Joshua Blodgett, assistant professor of biology in Arts & Sciences at Washington University in St. Louis, received a five-year, $900,500 CAREER grant from the National Science Foundation (NSF) to support his research related to actinomycete bacteria. This bacteria produces a majority of current antibiotics and may harbor other useful small molecules that could be revealed by activating silent genes.
Researchers believe that only a small fraction of the biosynthetic potential of actinomycete bacteria has been tapped thus far. Most of the bacteria’s biosynthetic gene clusters lack detectable metabolic products in the laboratory. This phenomenon is termed biosynthetic silence.
Blodgett is the first to systematically apply comparative metabologenomics to reveal specific molecular-genetic and metabolic causes of biosynthetic silencing. Blodgett’s new project is titled “Leveraging polycyclic tetramate macrolactam biosynthesis as a model for understanding actinobacterial metabolic silencing.” His work also offers scientific education opportunities at the high school, undergraduate and graduate levels.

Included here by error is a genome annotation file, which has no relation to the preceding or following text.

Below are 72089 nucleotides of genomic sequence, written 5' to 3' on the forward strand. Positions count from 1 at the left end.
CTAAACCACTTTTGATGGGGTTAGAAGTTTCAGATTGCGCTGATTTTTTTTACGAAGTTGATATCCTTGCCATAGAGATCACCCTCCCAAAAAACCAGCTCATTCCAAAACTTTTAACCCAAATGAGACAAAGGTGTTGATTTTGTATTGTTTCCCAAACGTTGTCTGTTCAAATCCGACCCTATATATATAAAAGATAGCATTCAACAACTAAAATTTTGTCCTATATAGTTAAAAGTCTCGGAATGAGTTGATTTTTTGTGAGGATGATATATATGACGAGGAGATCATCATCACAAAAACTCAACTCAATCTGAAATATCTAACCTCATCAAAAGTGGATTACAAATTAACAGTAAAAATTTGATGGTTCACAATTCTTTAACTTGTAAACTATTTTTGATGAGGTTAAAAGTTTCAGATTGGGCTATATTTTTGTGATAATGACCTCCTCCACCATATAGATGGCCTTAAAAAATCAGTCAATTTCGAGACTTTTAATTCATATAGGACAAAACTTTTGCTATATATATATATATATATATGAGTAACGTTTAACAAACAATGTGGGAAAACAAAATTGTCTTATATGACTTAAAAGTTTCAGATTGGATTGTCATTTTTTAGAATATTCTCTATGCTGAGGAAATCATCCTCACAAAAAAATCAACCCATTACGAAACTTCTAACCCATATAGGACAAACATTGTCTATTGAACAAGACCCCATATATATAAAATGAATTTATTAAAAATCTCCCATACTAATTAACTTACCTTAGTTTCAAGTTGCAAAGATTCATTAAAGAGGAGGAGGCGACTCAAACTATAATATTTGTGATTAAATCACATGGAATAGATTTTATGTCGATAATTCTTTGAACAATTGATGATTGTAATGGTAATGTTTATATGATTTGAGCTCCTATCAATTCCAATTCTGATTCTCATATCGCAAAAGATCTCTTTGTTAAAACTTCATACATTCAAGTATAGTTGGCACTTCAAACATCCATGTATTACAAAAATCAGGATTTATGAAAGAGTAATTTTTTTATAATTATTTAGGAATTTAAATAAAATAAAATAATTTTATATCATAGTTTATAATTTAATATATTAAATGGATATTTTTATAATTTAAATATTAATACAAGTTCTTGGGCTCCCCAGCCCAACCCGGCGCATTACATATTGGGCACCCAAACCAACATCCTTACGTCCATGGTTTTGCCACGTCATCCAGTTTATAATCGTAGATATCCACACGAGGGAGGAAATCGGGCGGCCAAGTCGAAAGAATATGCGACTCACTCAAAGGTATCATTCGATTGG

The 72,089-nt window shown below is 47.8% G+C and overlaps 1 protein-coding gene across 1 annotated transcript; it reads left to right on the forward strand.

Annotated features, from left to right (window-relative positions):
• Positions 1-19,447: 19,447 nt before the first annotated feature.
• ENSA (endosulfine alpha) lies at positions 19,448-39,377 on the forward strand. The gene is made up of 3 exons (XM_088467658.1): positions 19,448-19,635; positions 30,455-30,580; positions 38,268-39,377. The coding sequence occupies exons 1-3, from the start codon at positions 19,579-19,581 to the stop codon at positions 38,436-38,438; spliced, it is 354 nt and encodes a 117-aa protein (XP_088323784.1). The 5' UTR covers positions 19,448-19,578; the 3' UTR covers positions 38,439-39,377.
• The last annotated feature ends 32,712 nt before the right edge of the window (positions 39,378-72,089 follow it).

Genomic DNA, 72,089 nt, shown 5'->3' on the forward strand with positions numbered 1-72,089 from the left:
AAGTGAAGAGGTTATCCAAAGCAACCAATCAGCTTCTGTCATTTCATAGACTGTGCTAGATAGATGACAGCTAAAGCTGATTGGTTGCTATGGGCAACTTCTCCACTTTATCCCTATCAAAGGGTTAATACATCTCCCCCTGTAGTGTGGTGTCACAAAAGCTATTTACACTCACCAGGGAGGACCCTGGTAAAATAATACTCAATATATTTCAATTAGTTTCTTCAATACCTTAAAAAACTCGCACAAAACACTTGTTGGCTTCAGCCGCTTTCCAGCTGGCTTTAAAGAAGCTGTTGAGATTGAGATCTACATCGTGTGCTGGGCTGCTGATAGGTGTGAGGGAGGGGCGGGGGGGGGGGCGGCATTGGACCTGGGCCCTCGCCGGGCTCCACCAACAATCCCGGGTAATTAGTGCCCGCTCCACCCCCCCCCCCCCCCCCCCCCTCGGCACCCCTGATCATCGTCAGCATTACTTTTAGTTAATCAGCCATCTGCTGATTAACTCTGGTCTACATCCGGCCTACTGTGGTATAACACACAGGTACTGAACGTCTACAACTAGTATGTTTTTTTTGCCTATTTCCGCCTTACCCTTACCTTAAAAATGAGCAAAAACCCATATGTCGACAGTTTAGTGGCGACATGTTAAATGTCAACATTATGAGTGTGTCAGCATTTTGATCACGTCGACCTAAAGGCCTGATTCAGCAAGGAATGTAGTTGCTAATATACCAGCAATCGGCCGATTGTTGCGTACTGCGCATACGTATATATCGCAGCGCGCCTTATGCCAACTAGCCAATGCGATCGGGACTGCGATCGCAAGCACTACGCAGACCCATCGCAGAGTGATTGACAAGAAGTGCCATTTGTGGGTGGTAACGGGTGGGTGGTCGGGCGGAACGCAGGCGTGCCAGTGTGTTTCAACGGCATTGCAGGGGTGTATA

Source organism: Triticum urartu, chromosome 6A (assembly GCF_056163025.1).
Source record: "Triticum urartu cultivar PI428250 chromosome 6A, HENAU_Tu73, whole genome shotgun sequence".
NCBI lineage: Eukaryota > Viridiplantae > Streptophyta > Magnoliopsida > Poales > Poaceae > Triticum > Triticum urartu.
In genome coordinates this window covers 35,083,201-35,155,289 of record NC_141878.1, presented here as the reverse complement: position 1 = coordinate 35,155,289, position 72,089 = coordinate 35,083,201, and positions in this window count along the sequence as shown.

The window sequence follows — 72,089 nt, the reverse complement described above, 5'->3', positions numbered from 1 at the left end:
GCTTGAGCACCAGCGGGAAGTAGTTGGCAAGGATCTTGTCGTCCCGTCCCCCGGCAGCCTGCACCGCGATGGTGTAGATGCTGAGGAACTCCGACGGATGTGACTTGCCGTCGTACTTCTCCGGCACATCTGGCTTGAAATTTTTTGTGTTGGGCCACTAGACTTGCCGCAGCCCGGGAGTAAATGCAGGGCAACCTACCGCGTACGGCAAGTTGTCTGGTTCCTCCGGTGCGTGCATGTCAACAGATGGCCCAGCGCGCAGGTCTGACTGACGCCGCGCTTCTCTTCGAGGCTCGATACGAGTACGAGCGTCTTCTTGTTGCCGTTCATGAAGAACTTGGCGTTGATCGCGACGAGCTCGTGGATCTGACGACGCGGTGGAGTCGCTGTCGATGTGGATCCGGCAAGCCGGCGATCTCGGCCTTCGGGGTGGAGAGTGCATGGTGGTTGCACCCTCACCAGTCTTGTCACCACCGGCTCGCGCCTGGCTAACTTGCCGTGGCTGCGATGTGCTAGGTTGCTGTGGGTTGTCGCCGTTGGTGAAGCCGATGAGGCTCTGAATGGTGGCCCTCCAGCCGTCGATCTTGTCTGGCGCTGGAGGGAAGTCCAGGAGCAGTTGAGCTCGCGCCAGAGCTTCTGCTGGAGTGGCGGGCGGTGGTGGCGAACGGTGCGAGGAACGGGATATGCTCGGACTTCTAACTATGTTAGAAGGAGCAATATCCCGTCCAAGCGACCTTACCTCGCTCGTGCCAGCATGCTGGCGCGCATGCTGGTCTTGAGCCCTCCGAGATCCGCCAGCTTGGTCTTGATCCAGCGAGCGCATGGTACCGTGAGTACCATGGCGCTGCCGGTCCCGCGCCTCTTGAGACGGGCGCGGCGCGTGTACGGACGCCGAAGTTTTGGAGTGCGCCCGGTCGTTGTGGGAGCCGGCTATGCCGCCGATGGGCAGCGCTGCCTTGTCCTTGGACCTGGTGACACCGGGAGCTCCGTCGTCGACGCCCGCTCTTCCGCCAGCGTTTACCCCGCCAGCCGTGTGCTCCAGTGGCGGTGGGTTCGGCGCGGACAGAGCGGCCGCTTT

The NSF’s Faculty Early Career Development (CAREER) Award program supports junior faculty who model the role of teacher-scholar through outstanding research, excellent education and the integration of education and research within the context of their organizations’ missions.